Dr PParticipantStatus: PhysicianPosts: 55Joined: 08/06/2016
I was wondering if people would mind commenting on another rent vs buy question. My main question is regarding the philosophy that home ownership is an important part of wealth building. If you’d care to comment on the long term advantage of buying over renting (or vice versa) as a whole I’d appreciate it.
In terms of my particular situation, my partner and I moved to our current city 5 years when we finished training. We don’t plan to have kids, and we are on track to be FI in 5-6 years, but we aren’t sure when we may choose to retire. So far we have rented as neither of us has a strong emotional need to own, and we wanted to be firmly established prior to buying. Once we do retire we have plans to spend a lot of our time traveling.
We live in a highrise apartment and currently our rent is about 6% of our income. I’ve looked at the price to rent ratio and found the average for our city is well over 20x. From what I have read, this appears to be a decent indicator that renting is a better idea, but I’m curious to hear your thoughts. The market is still pretty hot here, so I agree that the cost of a comparable unit to our current apartment will be >20x annual rent.
I know there are intangibles to home ownership besides the purely financial reasons, but ignoring those for a moment, I’d be curious to hear thoughts for a situation like ours. We currently invest >50% of income in stock, bond, and REIT indexes, so I wonder if the costs associated with home ownership would actually be detrimental to our finances. I could be looking at it wrong, though, and would love to hear comments.August 4, 2019 at 4:40 pm MST #236293PedsModeratorStatus: PhysicianPosts: 4405Joined: 01/08/2016
This is a lifestyle choice.
Buy when wanting.ARParticipantStatus: PhysicianPosts: 846Joined: 03/10/2016
Yeah, if it’s well over 20x, just keep renting.August 4, 2019 at 5:19 pm MST #236306CordMcNallyParticipantStatus: PhysicianPosts: 2806Joined: 01/03/2017
There’s nothing wrong with renting. You’ve got a great handle on your situation and it seems like renting is the right choice for you.
“But investing isn’t about beating others at their game. It’s about controlling yourself at your own game.”
― Benjamin Graham, The Intelligent InvestorENT DocParticipantStatus: PhysicianPosts: 3500Joined: 01/14/2017
Partner or spouse? If the former the answer will always be “rent”.TimParticipantStatus: AccountantPosts: 3030Joined: 09/18/2018
Purely financially, you are better off renting. But that isn’t really the question. The issue is one of life style as well as your future plans. A home is where you make it. House in the country, suburbs or high rise condo or apartments. Costs of ownership and transaction costs make make changing ownership very expensive.
Make a purchase when you have decided where and how you want to make your home. Otherwise, you are simply spending on intangibles. The financial term is goodwill.
The assumption implied is that the real estate market appreciation greatly exceeds investment returns in the long term. Of course, then leverage the real estate. Better returns.August 4, 2019 at 7:13 pm MST #236324wideopenspacesParticipantStatus: PhysicianPosts: 1137Joined: 01/12/2016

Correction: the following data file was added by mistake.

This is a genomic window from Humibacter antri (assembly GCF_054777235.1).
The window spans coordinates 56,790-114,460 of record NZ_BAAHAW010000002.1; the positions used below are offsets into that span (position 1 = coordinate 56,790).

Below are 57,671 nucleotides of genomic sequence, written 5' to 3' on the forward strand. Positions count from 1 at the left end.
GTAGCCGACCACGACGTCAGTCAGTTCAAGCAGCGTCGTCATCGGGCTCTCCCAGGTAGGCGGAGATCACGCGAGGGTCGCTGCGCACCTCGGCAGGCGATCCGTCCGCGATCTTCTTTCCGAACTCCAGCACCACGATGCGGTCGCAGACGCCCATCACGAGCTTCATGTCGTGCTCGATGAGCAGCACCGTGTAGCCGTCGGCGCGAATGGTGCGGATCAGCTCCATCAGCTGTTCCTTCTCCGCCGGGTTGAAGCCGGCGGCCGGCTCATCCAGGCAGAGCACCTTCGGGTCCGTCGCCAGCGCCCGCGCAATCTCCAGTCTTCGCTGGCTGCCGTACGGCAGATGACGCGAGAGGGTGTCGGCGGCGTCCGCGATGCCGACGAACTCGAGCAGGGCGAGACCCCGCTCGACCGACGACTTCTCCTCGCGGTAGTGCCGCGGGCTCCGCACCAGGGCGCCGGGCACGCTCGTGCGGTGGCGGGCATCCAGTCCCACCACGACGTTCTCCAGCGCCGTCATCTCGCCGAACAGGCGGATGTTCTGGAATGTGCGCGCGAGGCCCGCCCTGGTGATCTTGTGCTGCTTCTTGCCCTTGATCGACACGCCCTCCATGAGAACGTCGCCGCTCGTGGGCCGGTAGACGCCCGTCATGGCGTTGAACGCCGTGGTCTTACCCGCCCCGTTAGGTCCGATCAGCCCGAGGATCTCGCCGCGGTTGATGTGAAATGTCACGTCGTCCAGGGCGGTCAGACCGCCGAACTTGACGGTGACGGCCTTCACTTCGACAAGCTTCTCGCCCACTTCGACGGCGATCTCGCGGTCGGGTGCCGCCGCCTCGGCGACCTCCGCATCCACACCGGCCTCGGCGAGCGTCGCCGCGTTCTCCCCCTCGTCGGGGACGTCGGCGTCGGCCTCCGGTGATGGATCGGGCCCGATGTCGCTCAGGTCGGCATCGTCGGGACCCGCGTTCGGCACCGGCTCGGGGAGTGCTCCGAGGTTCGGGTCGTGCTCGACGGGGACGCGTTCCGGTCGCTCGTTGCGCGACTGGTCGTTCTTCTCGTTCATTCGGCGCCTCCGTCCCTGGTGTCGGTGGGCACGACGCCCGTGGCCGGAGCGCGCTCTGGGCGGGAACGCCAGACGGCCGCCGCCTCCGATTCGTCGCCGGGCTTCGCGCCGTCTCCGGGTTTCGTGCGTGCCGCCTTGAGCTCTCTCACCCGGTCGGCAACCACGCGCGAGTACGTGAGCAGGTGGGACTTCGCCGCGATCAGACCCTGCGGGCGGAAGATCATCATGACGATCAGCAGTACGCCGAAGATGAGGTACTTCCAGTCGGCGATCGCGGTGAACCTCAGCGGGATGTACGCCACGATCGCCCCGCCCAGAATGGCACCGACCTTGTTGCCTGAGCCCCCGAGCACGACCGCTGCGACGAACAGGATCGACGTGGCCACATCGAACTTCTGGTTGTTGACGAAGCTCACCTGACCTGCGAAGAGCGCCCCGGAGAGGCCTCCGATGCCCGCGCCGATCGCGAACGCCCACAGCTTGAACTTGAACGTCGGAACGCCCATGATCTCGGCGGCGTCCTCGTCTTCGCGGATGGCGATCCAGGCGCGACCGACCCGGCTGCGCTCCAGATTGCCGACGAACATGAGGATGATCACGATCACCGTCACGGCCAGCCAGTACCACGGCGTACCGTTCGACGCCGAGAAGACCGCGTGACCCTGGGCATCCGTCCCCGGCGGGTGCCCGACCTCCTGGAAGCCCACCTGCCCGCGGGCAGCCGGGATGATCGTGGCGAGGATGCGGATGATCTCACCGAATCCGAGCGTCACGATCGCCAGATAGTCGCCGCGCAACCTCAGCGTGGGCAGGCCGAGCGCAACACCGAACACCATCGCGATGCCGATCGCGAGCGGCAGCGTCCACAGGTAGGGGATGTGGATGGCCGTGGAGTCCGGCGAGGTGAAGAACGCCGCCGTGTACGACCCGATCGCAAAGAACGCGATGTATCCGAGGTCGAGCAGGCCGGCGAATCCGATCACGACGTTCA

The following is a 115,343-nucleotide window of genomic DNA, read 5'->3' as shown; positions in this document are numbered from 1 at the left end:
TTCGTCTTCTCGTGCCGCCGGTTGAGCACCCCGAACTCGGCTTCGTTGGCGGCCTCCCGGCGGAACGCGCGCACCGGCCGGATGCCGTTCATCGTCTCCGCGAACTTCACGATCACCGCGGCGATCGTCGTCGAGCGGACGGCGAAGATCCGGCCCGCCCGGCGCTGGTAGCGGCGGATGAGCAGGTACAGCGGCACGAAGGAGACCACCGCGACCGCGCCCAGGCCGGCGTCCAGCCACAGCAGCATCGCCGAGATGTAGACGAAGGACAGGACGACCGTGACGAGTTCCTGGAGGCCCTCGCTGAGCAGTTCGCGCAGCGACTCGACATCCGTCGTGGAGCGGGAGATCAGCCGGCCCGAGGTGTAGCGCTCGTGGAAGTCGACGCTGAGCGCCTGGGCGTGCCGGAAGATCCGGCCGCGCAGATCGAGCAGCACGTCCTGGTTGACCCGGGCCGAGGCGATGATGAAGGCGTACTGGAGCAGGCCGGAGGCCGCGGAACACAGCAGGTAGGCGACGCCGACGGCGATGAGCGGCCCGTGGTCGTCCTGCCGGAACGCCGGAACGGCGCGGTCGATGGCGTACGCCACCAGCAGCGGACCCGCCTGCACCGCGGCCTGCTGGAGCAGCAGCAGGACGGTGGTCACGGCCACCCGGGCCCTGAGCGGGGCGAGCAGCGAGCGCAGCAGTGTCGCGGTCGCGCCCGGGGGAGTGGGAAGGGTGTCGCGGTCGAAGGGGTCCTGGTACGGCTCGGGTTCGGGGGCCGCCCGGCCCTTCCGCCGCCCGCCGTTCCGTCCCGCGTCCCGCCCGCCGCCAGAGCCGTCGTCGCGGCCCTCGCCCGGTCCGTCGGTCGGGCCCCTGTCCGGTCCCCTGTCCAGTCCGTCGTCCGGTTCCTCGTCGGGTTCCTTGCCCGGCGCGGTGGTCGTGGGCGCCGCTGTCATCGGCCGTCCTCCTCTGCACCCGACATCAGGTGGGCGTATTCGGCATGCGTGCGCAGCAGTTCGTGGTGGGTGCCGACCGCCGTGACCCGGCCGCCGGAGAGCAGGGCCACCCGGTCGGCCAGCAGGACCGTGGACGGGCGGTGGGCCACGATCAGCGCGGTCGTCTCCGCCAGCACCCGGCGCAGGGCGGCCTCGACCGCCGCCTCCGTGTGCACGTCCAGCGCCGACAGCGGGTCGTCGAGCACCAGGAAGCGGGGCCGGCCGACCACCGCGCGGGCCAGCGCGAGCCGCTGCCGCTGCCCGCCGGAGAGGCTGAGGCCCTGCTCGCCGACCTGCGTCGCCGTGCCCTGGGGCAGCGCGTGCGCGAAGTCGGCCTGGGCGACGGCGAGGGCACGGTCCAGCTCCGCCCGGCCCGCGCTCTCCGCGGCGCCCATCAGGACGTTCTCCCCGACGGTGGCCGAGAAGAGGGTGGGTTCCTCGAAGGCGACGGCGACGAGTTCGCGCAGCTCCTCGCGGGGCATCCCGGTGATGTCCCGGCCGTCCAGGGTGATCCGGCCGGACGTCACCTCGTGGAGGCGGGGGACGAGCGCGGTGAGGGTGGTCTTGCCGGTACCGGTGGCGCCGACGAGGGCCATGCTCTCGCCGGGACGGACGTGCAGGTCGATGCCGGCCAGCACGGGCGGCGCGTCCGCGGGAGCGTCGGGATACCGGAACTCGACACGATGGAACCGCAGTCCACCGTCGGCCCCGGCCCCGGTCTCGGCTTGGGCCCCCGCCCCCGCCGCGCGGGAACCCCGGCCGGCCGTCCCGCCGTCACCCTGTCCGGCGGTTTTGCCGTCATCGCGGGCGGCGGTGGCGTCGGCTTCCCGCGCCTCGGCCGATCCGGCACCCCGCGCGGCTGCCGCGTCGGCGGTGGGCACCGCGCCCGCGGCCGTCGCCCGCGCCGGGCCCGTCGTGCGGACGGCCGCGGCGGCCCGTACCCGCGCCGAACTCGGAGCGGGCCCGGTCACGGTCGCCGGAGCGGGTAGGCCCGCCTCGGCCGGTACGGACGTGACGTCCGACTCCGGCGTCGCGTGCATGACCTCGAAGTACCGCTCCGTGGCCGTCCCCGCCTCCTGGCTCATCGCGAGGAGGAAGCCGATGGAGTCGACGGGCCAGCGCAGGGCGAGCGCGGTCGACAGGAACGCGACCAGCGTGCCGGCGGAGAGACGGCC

I certainly don’t think you “need ” to buy at any point and will probably become FI more quickly if you don’t. Sounds like you are in a great spot that works well for the 2 of you, I see no reason to change that unless you want to buy a home. A home is not a financial investment, it’s an emotional one.August 4, 2019 at 10:01 pm MST #236360doctorhubbyParticipantStatus: SpousePosts: 10Joined: 10/20/2018
If you’re happy in your current setup I’d stay put. With a 5-6yr horizon where things can change, renting makes even more sense. Keep renting and save hard. Re-evaluate in 5-6yrs.August 5, 2019 at 5:05 am MST #236380portlandiaParticipantStatus: PhysicianPosts: 401Joined: 07/07/2017
From a purely financial standpoint, renting will likely give a better return than owning in your situation. This is common in many of the HCOL/VHCOL cities.
The financial bromide that “owning is better because renting is throwing money away,” is untrue, but is repeated so often and mindlessly by so many broke people, that it has become something of a religious article of faith in the USA.
Consider the alternative path taken by Canadians Kristy Shen and Bryce Leung, who became millionaries by, among other things, avoiding home ownership in a VHCOL city.August 5, 2019 at 9:33 am MST #236486Dr PParticipantStatus: PhysicianPosts: 55Joined: 08/06/2016
Thanks for all the feedback. Yes, you hear the “owning is better” thing so often that it makes you question what you consider a reasonable plan.
Thanks for the link, portlandia, I’m going to check that out.EntrepreneurMDParticipantStatus: PhysicianPosts: 323Joined: 06/10/2019
The correct life answer – whatever keeps the lady of the house happy. Trumps the correct financial answer offered by anyone.
The correct financial answer – I’ve seen people do equally well financially who rent or own small homes relative to their incomes, and others who own very large homes (as long as it’s reasonable relative to their incomes so usually in LCOLA). I personally don’t think it makes that much difference in the end since each scenario has it’s own set of benefits and drawbacks. More about desired lifestyle and maintenance hassles than financial end result to me.
In your scenario with a desire for freedom and likely current MCOLA-HCOLA, it appears continuing to rent and save/invest elsewhere looks like the better option. My desired forever home is much smaller than my current home. Simplicity is a wonderful thing and the goal of many of us as we get a little grayer/wiser.August 5, 2019 at 10:13 am MST #236508